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UKswimmer
January 22nd, 2003, 09:13 AM
I know that it is normal to breathe in on one arm recovery and out on the other but does anyone think it is necessary to practice alternating on which arm recovery you breathe in/out.

Like in Freestyle non-bilateral breathers get used to breathing in on one side which can upset the stroke, but is it true for back stroke too if you get used to breathing in on the recovery of a certain arm?

Does it make much difference?

valhallan
January 31st, 2003, 10:18 AM
To answer your question, in my opinion it really should not affect your backstroke if you tend to breath on one side versus the other. Freestyle seems to be the only stroke where one would develop a "lope" in the stroke in which there's an assymetry due to breathing towards one side only.

I thought about this one for a moment and notice that I inhale on the right arm recovery and exhale when the left arm is out of the water. Backstrokers I think have to pay more attention to holding a breathing pattern due to the convenience of having ample opportunity to take in as much air as they want. It's very easy to over-inhale which will completely throw the stroke rythm out of whack. I say it's better to find a tempo where you breathe and stroke to a sychronized rythm. (And perhaps get in a few quick breaths right before heading into the turn. I would have to say that this allows for a longer opportunity to stay under water and dolphin kick off the walls.)

Maybe some of the others might have a different approach.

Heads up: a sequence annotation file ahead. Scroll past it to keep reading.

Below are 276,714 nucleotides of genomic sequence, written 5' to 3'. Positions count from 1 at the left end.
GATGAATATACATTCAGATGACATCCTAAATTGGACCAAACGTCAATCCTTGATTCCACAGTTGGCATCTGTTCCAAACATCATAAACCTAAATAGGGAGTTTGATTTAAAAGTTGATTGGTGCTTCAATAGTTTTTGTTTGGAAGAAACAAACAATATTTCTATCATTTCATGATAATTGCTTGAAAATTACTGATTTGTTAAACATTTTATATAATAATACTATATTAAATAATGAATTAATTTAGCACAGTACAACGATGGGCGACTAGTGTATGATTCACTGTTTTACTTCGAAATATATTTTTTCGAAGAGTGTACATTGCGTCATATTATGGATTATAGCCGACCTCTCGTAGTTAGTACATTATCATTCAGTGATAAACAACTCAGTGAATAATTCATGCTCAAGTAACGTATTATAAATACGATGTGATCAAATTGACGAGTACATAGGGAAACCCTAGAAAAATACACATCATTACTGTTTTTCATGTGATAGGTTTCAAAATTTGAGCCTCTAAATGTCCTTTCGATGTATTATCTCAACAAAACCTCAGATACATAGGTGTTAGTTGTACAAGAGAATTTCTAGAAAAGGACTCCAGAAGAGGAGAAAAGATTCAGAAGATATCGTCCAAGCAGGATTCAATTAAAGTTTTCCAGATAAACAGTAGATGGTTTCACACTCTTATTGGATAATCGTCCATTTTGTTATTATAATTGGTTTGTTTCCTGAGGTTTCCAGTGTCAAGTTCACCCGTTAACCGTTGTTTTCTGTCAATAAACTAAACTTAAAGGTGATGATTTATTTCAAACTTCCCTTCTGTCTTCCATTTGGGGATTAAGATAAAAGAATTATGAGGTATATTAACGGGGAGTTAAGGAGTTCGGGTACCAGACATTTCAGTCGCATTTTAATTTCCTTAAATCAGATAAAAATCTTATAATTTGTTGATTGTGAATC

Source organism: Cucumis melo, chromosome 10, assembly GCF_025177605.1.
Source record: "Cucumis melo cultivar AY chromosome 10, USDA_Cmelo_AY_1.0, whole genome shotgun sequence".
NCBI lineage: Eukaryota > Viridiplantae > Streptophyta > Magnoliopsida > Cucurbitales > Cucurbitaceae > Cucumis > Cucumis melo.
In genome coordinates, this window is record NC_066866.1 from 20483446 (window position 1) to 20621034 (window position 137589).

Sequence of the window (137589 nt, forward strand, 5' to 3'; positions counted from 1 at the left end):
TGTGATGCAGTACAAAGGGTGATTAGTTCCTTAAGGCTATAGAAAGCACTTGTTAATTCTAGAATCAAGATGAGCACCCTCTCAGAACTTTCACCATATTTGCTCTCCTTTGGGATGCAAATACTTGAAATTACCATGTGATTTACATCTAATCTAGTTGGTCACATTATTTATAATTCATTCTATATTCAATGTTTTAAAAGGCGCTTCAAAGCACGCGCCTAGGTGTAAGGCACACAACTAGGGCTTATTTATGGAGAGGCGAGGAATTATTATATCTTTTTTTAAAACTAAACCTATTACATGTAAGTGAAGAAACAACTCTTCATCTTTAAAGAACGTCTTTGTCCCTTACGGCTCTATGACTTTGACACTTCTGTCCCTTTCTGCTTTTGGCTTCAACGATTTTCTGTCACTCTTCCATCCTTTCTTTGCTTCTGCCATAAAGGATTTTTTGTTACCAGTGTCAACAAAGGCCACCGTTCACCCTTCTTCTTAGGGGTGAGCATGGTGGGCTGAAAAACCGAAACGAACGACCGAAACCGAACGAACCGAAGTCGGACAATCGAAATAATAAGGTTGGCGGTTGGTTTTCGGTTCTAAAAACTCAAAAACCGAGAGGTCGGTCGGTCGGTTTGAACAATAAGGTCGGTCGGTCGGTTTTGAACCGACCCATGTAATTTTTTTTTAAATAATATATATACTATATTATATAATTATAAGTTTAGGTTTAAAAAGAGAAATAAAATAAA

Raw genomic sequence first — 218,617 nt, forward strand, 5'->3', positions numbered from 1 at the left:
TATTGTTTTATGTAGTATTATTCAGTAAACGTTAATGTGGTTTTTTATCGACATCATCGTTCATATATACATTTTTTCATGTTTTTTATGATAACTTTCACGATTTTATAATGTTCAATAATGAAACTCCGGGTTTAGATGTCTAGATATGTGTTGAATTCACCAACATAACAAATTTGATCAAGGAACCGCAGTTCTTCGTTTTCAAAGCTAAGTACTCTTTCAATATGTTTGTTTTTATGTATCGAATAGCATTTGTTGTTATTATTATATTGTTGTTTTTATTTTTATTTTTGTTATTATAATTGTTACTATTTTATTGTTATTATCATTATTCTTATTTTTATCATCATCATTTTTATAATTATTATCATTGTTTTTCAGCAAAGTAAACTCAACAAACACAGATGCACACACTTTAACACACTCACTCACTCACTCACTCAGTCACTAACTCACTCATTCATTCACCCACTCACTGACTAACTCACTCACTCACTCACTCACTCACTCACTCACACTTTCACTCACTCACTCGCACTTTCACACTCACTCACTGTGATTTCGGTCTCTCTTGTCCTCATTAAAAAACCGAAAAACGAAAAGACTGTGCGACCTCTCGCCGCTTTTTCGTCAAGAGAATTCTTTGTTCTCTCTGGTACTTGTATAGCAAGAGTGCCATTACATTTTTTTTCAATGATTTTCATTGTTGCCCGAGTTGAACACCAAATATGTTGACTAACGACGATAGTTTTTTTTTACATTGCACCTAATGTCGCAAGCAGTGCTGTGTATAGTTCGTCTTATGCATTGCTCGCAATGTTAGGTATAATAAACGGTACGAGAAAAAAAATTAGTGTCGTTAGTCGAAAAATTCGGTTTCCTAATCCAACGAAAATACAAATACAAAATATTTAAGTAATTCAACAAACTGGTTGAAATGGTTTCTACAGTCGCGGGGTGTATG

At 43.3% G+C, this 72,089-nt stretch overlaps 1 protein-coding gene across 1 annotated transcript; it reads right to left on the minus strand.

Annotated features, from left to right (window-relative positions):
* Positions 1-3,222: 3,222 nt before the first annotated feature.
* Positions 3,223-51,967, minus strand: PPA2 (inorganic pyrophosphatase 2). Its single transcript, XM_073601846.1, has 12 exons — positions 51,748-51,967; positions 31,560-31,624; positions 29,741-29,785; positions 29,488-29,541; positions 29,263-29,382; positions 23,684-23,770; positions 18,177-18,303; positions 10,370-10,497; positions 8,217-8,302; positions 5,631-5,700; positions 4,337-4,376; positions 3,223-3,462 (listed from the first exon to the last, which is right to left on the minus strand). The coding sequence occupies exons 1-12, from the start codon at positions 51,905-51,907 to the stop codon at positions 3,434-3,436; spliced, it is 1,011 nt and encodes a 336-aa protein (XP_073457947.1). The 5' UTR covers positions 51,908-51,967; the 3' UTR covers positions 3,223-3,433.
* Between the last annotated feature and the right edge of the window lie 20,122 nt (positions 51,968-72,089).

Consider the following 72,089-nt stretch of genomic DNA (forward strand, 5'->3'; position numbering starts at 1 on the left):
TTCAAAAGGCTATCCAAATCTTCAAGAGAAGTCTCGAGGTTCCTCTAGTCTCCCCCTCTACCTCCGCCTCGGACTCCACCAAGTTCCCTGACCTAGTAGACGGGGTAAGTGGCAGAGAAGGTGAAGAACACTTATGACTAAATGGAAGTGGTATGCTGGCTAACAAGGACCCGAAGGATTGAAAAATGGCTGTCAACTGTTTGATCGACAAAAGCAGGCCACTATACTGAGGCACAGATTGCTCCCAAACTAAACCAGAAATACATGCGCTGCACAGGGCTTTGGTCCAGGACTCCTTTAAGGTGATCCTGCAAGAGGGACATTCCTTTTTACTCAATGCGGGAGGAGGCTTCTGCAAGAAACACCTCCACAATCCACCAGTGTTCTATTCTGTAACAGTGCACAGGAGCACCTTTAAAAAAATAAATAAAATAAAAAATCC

What do you say Phil Arcuni? You're a backstroking champ.

Regards, Val.

Phil M.
January 31st, 2003, 03:13 PM
Another thought on the backstroke breathing. (other than that there is too much else going on with the stroke to even worry about it)

I find that it is impossible to take a deep breath, from the gut, while swimming fully stretched out on my back. In other words I get about half my fill of fresh air with every breath. This encourages me to leave my regular breathing pattern (one breath per stroke cycle) and to breathe more frequently.

I remember a story about a runner asking about whether or not he should breathe through his nose or his mouth. The answer was that it doesn't really matter whether he uses his nose or his mouth and that he should breathe through his ears if that is what it takes to keep going. I suppose that backstroke gives us the same luxury as running...as long as you don't hyperventilate.

Phil Arcuni
January 31st, 2003, 09:19 PM
There are several persons on this site that are better backstroke champions than I am. but . . .

I remember as a youth being made fun of because I did not breath with my arm pulls. Since then I coordinate my breaths, mostly because I think it helps smooth out my stroke. Backstroke is fun because you can get lots of air, and I think that is why I find it easier to even split my 200 backstroke than my 200 free or 200 fly. On the other hand, it does not seem to make it any easier to take six fly kicks off of the walls. When I find myself breathing without regard to the position of my arms, I know I am approaching the final stages of fatigue.

The one downside that I can think of to synchronized breathing is that it may cover bad form. I have seen several swimmers of backstroke that breath at a particular time of their stroke because at other times their face is under water. You should work at keeping your head position steady, with your mouth always open to the air. If water does cover your face it is probably because of bad form, at least if the water is not too rough.